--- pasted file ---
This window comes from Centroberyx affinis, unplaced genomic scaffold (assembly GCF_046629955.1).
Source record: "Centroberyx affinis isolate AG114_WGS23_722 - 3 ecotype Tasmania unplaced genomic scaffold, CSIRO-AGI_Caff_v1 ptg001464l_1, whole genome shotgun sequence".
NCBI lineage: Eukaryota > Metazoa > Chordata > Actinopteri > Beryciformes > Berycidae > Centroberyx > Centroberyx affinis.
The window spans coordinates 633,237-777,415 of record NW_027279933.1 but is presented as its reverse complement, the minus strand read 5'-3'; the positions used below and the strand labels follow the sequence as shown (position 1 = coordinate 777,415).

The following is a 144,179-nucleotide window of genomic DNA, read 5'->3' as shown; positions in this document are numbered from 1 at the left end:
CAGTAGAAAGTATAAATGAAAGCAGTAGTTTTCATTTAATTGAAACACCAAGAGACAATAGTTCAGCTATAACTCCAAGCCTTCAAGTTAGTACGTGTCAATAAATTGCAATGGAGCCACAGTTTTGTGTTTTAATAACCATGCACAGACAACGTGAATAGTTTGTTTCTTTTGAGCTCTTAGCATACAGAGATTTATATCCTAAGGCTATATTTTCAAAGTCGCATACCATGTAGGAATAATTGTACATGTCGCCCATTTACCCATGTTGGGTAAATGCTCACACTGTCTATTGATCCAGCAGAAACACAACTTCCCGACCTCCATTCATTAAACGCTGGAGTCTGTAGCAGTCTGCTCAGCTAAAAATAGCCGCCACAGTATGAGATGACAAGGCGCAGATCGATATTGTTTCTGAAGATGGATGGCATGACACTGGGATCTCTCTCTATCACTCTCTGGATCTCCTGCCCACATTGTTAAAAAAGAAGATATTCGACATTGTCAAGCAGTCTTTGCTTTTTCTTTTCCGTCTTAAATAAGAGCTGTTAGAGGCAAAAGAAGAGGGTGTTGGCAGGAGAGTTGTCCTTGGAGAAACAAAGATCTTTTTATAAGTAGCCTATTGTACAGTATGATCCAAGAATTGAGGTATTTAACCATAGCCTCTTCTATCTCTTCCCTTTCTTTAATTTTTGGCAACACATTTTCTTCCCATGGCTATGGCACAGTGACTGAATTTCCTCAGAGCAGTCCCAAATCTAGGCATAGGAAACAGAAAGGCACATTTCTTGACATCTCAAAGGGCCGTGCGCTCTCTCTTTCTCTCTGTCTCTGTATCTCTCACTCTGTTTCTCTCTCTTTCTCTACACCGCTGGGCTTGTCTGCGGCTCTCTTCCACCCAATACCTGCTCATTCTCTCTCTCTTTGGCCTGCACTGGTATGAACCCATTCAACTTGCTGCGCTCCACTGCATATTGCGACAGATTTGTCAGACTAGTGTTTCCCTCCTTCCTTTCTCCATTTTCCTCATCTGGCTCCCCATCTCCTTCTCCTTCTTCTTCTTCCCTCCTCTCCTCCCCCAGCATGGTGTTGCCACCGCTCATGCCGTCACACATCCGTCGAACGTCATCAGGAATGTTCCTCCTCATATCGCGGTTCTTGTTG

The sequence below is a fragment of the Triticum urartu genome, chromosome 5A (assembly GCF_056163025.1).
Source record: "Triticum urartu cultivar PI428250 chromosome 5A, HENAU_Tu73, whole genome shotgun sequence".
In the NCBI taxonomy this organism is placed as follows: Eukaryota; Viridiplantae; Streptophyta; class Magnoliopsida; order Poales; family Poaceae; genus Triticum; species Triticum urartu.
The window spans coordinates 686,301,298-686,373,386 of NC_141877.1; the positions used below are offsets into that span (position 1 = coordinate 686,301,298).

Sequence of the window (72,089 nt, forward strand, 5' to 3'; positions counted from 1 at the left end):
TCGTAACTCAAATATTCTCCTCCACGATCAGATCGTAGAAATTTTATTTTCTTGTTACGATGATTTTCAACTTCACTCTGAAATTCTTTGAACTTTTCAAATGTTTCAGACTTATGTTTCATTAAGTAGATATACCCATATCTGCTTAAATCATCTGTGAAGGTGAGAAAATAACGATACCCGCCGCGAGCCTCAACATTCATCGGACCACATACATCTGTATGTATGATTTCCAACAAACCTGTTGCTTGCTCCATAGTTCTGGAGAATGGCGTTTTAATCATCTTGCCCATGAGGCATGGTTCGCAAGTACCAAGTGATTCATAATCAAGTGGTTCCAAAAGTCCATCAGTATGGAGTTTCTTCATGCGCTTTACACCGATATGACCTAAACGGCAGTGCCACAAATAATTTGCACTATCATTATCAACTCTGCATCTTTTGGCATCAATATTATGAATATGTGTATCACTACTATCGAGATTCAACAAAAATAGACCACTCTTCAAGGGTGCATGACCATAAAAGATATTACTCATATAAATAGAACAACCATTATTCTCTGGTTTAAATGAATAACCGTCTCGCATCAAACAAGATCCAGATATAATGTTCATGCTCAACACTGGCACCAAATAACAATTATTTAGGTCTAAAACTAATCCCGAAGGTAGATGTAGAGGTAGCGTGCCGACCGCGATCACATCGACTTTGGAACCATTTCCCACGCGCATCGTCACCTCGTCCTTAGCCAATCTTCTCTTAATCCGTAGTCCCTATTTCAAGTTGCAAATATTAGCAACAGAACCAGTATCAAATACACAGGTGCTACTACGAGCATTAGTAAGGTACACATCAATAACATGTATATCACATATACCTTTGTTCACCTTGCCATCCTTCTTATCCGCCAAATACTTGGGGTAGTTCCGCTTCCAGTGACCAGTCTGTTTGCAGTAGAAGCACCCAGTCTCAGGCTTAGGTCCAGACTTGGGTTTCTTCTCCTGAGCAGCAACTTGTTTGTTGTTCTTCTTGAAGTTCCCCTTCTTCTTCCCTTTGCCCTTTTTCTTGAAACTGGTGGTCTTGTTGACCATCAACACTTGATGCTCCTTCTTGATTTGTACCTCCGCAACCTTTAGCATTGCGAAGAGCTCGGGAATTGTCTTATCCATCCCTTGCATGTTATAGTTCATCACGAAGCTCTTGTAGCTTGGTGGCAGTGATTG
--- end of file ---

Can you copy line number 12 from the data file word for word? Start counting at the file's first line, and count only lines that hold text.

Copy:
TCGTAACTCAAATATTCTCCTCCACGATCAGATCGTAGAAATTTTATTTTCTTGTTACGATGATTTTCAACTTCACTCTGAAATTCTTTGAACTTTTCAAATGTTTCAGACTTATGTTTCATTAAGTAGATATACCCATATCTGCTTAAATCATCTGTGAAGGTGAGAAAATAACGATACCCGCCGCGAGCCTCAACATTCATCGGACCACATACATCTGTATGTATGATTTCCAACAAACCTGTTGCTTGCTCCATAGTTCTGGAGAATGGCGTTTTAATCATCTTGCCCATGAGGCATGGTTCGCAAGTACCAAGTGATTCATAATCAAGTGGTTCCAAAAGTCCATCAGTATGGAGTTTCTTCATGCGCTTTACACCGATATGACCTAAACGGCAGTGCCACAAATAATTTGCACTATCATTATCAACTCTGCATCTTTTGGCATCAATATTATGAATATGTGTATCACTACTATCGAGATTCAACAAAAATAGACCACTCTTCAAGGGTGCATGACCATAAAAGATATTACTCATATAAATAGAACAACCATTATTCTCTGGTTTAAATGAATAACCGTCTCGCATCAAACAAGATCCAGATATAATGTTCATGCTCAACACTGGCACCAAATAACAATTATTTAGGTCTAAAACTAATCCCGAAGGTAGATGTAGAGGTAGCGTGCCGACCGCGATCACATCGACTTTGGAACCATTTCCCACGCGCATCGTCACCTCGTCCTTAGCCAATCTTCTCTTAATCCGTAGTCCCTATTTCAAGTTGCAAATATTAGCAACAGAACCAGTATCAAATACACAGGTGCTACTACGAGCATTAGTAAGGTACACATCAATAACATGTATATCACATATACCTTTGTTCACCTTGCCATCCTTCTTATCCGCCAAATACTTGGGGTAGTTCCGCTTCCAGTGACCAGTCTGTTTGCAGTAGAAGCACCCAGTCTCAGGCTTAGGTCCAGACTTGGGTTTCTTCTCCTGAGCAGCAACTTGTTTGTTGTTCTTCTTGAAGTTCCCCTTCTTCTTCCCTTTGCCCTTTTTCTTGAAACTGGTGGTCTTGTTGACCATCAACACTTGATGCTCCTTCTTGATTTGTACCTCCGCAACCTTTAGCATTGCGAAGAGCTCGGGAATTGTCTTATCCATCCCTTGCATGTTATAGTTCATCACGAAGCTCTTGTAGCTTGGTGGCAGTGATTG